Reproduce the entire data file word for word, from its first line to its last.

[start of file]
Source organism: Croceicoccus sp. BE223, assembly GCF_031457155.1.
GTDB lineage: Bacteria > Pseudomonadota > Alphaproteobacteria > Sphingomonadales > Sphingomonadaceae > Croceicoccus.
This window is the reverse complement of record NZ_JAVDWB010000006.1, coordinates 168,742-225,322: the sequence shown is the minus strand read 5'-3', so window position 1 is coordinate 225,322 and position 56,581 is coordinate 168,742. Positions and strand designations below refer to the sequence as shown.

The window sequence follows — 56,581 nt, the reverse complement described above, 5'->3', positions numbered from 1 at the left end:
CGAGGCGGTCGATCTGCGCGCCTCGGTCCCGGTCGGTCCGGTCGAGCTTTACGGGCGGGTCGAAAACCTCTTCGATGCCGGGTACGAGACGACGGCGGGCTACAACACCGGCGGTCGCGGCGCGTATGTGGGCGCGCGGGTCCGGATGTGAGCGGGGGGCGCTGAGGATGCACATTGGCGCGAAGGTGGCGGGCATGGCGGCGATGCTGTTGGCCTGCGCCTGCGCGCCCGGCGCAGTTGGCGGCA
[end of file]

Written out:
Source organism: Croceicoccus sp. BE223, assembly GCF_031457155.1.
GTDB lineage: Bacteria > Pseudomonadota > Alphaproteobacteria > Sphingomonadales > Sphingomonadaceae > Croceicoccus.
This window is the reverse complement of record NZ_JAVDWB010000006.1, coordinates 168,742-225,322: the sequence shown is the minus strand read 5'-3', so window position 1 is coordinate 225,322 and position 56,581 is coordinate 168,742. Positions and strand designations below refer to the sequence as shown.

The window sequence follows — 56,581 nt, the reverse complement described above, 5'->3', positions numbered from 1 at the left end:
CGAGGCGGTCGATCTGCGCGCCTCGGTCCCGGTCGGTCCGGTCGAGCTTTACGGGCGGGTCGAAAACCTCTTCGATGCCGGGTACGAGACGACGGCGGGCTACAACACCGGCGGTCGCGGCGCGTATGTGGGCGCGCGGGTCCGGATGTGAGCGGGGGGCGCTGAGGATGCACATTGGCGCGAAGGTGGCGGGCATGGCGGCGATGCTGTTGGCCTGCGCCTGCGCGCCCGGCGCAGTTGGCGGCA